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The Foreclosure Process in Illinois

Arlington Heights Foreclosure Lawyers

Lake County Foreclosure Attorneys Explain How Home Foreclosure Works

If you are behind on your mortgage payments, it is important to realize that the situation is extremely serious. You need to take action or the lender can foreclose on your loan and take your home. Fortunately, there are some things that you can do to fight a foreclosure, and the experienced attorneys at Newland & Newland, LLP are equipped to help you. The first step is understanding how the foreclosure process works so that you can be prepared for the road ahead.

Falling Behind

It is not uncommon for an individual or family to occasionally fall behind on their bills, and a late mortgage payment is not all that big of a deal on its own. Most lenders offer at least a 15-day grace period from the payment due date, after which late fees are usually assessed. Your lender will probably start calling you and sending letters, as well as offering payment plans and other programs to help you catch up your payments. If you miss a few payments, however, and reach the 90-day point, your loan could be considered in default. Once you are delinquent by 120 days or more, your lender can initiate foreclosure proceedings in court. Illinois is a state in which all foreclosures are judicial foreclosures, which means the court system has jurisdiction over the matter.

Breach Letters and Demand Letters

Most mortgage agreements in Illinois contain provisions that require lenders to notify borrowers that a loan is in default before they can take legal action. This notice is called a breach letter or a demand letter. A breach letter must include several points, including:

  • The loan default and the reason for the default;
  • The action that would resolve the default;
  • A deadline date for resolving the default, usually at least 30 days from the date of the letter; and
  • A notice that failure to resolve the default will result in the loan being accelerated and the possible sale of the property.

If the defaulted mortgage is still not addressed, the lender may file a foreclosure action with the court. The action is usually filed in the county where the property is located, but foreclosures can be filed in federal court as well.

Foreclosure in Illinois

Foreclosure proceedings begin with a complaint filed by the lender. The borrower is served a copy of the complaint and a summons, along with a notice of his or her rights during foreclosure. In most cases, the borrower has 30 days to file a response. Failure to respond will result in a default judgment for the lender.

If you have been served a summons for a foreclosure proceeding, the attorneys at Newland & Newland, LLP can help you draft your response. In your response, you have the opportunity to present a defense, if applicable. Depending on the circumstances of the case, the court may enter a summary judgment in favor of the lender, or a trial will be ordered. If the court finds in favor of the lender, a judgment of foreclosure will be entered against you.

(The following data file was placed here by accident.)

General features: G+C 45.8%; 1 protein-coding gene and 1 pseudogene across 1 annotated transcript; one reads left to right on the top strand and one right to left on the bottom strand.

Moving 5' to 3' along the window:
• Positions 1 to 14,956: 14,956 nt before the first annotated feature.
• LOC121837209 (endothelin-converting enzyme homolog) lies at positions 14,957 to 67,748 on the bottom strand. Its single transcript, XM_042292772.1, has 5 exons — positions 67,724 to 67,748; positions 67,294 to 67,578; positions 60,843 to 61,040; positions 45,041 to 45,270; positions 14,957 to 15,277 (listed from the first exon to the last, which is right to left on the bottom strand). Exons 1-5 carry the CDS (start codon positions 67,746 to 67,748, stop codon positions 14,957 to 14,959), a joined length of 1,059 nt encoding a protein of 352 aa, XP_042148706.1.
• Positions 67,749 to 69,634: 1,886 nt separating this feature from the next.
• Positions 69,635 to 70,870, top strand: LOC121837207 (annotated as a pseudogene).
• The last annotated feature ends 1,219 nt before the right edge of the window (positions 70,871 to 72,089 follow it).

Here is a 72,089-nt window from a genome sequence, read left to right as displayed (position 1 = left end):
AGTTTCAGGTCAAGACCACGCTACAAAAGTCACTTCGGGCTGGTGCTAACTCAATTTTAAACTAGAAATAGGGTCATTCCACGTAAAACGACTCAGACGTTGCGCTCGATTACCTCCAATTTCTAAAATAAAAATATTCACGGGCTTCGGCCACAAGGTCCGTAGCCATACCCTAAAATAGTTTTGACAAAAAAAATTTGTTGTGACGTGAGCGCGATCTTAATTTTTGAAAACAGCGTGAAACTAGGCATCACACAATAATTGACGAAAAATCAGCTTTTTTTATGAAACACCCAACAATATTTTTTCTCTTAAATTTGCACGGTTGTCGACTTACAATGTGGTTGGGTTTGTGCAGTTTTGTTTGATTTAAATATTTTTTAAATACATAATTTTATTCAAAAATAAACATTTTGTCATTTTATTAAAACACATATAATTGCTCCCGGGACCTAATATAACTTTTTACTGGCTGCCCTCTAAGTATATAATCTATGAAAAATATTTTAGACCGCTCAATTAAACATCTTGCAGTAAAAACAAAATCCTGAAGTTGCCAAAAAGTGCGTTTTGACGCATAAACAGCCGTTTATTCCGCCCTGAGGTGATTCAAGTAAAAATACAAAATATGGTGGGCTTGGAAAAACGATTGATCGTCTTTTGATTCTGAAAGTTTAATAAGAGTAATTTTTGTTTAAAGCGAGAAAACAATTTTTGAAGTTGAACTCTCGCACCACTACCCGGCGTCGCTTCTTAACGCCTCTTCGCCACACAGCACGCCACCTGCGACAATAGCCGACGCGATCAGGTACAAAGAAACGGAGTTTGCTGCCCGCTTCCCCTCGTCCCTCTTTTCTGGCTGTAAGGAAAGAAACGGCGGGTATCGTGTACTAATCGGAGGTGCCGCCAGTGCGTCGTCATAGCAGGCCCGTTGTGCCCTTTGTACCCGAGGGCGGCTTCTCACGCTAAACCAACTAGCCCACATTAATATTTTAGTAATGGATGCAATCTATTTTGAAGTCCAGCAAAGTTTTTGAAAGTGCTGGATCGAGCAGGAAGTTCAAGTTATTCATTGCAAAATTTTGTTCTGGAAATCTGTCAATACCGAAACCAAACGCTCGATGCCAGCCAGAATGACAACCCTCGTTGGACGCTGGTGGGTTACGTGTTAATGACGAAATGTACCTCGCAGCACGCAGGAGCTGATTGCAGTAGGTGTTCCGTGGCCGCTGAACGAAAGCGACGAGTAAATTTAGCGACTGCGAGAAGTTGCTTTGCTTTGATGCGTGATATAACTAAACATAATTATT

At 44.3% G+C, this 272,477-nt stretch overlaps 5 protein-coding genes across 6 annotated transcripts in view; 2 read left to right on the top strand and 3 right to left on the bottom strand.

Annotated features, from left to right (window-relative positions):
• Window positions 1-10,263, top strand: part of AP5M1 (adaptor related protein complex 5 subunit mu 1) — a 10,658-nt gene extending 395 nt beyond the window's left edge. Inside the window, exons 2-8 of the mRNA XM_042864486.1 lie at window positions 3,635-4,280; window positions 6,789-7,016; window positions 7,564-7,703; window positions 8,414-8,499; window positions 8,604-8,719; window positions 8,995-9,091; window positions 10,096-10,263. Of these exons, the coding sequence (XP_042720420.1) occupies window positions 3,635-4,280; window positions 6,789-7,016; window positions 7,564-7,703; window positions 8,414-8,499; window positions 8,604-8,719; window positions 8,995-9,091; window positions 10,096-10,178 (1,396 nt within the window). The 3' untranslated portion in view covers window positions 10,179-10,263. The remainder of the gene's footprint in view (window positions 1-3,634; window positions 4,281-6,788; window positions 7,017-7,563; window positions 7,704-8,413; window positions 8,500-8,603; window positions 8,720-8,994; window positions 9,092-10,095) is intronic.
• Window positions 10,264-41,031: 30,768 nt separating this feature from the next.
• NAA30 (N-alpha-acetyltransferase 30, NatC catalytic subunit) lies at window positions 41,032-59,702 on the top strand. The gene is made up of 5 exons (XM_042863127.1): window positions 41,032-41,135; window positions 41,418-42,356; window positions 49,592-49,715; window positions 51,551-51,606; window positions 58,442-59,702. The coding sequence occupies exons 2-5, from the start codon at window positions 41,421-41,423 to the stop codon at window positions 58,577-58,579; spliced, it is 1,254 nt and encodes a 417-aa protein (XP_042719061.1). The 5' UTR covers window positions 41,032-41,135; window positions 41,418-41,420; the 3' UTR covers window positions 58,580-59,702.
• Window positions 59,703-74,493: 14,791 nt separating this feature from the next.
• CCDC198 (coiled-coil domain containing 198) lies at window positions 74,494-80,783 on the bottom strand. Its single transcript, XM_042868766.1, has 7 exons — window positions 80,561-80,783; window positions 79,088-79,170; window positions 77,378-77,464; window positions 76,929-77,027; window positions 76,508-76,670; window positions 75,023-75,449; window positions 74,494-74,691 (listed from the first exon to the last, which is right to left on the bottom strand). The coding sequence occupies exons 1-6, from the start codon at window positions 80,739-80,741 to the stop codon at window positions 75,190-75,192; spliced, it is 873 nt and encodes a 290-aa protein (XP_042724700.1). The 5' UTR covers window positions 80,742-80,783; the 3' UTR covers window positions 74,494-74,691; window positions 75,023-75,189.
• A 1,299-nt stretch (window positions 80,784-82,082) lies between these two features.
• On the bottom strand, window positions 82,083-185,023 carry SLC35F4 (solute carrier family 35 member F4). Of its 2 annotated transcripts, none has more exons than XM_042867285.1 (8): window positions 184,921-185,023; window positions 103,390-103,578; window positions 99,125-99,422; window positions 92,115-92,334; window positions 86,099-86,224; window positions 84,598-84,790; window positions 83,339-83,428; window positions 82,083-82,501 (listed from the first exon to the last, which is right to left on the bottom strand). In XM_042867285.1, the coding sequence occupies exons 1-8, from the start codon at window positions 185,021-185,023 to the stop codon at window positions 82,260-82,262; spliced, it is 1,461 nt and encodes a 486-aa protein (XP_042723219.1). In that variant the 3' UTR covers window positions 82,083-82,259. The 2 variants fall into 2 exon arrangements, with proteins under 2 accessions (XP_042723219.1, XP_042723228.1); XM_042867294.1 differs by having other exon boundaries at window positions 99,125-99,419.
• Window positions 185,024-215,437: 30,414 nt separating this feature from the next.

In Illinois, there is a redemption period during which you have the legal right to pay off the total debt plus certain costs and interest and reclaim your property, even after a judgment of foreclosure. The property cannot be sold during the redemption period. The redemption period for residential property expires three months from the date of the judgment or seven months after the service of the initial complaint, whichever is later.

The Sale and Eviction

Before your foreclosed home can be sold, a notice of the sale must be published in the local newspaper for at least three consecutive weeks. You must also be notified by mail at least 10 days in advance of the sale. At the sale, the property may be sold to the highest bidder or revert to the lender. If your remaining debt is greater than the foreclosure sale price, the lender may seek to collect the difference from you through a deficiency judgment.

If you are still living in the home at the time of the sale, the new owner may offer you money to get you to move out—sometimes called a cash-for-keys deal. Otherwise, the court order approving the foreclosure sale will usually include a provision that gives possession to the lender or new owner 30 days after the order is entered.

Call 847-549-0000 Today

To learn more about the foreclosure process in Illinois, contact our office. Call 847-549-0000 for a free, no-obligation consultation at any of our five offices located throughout Northern Illinois. Newland & Newland, LLP serves clients in Libertyville, Waukegan, Mundelein, Vernon Hills, Gurnee, Arlington Heights, Lake County, and the surrounding areas.

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